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Opinions of Tuesday, 5 July 2016

Columnist: Gimba Kakanda

Nepotism and corruption have favoured us all

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Our systemic nepotism and corruption have favoured all of us in ways we may never want to admit in public. It's okay when your father's friends offer you a place in their private enterprises, citing trust as the criterion for your choice.

But this criterion is what's called "nepotism" in recruitments by a public agency, which has established rules, mode of employment and with fractional titles for the recruited based on their areas of specialisation or qualification.

A few weeks ago, I was at a benefactor's office - of course you need benefactors and "contracts" to afford this city lol - and we got to talking about a certain office and how the then occupant had been rubbishing the office and deemed ineffective by both his principal and the public.

Suddenly, he asked me to stop talking and then had his phone set to Loudspeaker mode. "I think I've found you the perfect replacement for X," he said to the phone . And then he mentioned my name.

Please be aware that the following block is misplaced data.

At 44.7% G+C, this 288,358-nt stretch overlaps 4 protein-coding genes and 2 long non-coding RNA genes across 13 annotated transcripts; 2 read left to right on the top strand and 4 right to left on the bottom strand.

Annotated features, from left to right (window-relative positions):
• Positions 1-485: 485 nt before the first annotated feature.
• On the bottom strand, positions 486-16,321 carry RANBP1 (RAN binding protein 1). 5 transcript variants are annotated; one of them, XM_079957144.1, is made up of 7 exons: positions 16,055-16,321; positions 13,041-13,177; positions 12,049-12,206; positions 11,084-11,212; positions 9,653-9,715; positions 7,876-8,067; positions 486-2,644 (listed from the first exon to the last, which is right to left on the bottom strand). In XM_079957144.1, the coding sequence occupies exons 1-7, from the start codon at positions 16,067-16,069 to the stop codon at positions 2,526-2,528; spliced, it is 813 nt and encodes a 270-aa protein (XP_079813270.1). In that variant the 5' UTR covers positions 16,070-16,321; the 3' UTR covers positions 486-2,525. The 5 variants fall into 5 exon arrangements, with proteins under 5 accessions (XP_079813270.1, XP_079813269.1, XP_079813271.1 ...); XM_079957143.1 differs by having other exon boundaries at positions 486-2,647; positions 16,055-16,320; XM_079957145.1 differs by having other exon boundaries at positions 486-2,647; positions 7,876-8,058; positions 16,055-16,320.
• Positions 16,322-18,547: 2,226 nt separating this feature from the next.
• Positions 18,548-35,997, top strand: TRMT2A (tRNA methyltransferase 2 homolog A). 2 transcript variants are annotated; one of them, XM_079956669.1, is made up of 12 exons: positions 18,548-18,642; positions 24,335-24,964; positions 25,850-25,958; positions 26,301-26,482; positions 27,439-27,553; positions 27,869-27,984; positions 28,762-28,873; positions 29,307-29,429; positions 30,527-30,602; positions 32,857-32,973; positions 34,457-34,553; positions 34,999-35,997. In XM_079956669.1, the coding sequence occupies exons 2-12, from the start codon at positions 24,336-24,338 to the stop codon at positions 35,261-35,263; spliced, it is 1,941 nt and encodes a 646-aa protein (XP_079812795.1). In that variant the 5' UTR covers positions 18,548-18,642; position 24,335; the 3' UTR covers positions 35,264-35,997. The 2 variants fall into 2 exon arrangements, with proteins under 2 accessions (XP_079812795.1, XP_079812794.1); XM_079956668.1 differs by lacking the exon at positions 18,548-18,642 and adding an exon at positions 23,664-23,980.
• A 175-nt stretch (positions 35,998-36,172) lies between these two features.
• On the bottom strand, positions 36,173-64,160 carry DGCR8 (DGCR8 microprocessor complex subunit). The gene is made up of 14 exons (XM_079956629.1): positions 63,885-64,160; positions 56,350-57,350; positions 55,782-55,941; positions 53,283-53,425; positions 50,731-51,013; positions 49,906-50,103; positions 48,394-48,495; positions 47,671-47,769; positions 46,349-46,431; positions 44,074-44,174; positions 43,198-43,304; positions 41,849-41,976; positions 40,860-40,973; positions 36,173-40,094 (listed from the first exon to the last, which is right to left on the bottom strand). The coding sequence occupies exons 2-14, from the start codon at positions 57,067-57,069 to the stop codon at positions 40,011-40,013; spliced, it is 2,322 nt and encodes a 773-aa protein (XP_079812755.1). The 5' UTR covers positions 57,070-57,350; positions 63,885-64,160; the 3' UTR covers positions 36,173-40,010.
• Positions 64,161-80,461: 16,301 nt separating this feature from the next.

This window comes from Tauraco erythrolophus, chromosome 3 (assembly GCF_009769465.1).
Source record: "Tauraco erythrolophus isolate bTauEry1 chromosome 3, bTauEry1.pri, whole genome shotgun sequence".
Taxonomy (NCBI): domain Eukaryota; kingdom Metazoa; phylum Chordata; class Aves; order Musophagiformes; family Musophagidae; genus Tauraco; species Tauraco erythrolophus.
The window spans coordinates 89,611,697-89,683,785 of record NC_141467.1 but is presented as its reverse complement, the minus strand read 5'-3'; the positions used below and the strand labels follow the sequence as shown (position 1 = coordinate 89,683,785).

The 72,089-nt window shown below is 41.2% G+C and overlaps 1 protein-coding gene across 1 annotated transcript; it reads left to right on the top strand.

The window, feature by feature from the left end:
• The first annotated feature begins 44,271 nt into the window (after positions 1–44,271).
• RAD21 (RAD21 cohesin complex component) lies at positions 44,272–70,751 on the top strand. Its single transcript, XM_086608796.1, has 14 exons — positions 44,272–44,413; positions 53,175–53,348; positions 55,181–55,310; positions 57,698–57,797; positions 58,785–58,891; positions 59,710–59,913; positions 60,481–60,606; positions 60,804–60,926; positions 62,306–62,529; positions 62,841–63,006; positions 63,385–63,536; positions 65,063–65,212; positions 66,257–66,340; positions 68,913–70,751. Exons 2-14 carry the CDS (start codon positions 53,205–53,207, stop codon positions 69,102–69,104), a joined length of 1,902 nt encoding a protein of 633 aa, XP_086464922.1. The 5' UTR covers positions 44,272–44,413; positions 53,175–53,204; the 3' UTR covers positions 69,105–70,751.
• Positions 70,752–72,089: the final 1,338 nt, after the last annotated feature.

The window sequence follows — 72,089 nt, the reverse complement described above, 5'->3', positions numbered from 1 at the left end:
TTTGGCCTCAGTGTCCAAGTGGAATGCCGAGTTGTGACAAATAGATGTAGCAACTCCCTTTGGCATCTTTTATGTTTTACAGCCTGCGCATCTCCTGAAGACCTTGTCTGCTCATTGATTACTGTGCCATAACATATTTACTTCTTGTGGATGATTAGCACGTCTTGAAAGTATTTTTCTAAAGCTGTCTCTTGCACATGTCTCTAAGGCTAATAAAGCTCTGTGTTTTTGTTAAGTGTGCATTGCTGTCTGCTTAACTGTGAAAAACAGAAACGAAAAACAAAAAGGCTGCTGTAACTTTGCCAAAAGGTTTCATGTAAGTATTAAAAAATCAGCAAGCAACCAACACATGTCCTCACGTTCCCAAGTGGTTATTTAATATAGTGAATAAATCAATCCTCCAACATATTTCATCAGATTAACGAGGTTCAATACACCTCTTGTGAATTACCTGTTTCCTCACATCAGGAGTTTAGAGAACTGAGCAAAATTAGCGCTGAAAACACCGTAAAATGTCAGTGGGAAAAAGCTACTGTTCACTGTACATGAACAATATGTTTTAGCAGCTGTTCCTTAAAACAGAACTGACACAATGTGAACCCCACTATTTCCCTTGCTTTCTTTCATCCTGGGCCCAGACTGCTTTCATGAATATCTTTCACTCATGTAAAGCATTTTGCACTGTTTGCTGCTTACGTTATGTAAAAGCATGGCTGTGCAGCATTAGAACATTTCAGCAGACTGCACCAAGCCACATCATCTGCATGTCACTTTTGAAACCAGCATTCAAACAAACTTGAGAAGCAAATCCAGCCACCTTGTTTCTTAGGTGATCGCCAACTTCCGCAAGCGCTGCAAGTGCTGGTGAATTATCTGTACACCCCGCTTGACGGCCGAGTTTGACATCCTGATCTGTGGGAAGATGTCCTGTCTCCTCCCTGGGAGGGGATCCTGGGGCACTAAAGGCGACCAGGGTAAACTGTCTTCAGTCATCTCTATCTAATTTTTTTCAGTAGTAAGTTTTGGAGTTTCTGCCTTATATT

"Yaron nan da taurin kai," the recipient said, that I was recalcitrant. I knew the voice at once. And then, after a few more words of dispiriting psychoanalysis, he asked the caller whether he had spoken to me and, if not, whether I would be ready to resume immediately.

Even though my potential boss said some unkind things about me, I didn't express my excitement for being known or noticed by such a monstrously famous "man of timber and calibre."

Unfortunately, I wasn't even "available" for the engagement and recommendation wasn't even an option, but I was emphatic and polite in rejecting it.

The scenario paints a cultural image of nepotism and how easy and convenient it is for us to disregard the rules of public establishments, in contracting, recruitments and even political appointments.

As long as we keep quiet, such underground dealings among relatives and friends, which have long been an aspect of our life and has destroyed us, won't stop.

It's not possible to stop nepotism in political appointments, but placements in public service should be closely supervised and the President can't pretend that he's unaware of these scams and that it's not his responsibility to redeem the stinking rots or reverse the recruitments.

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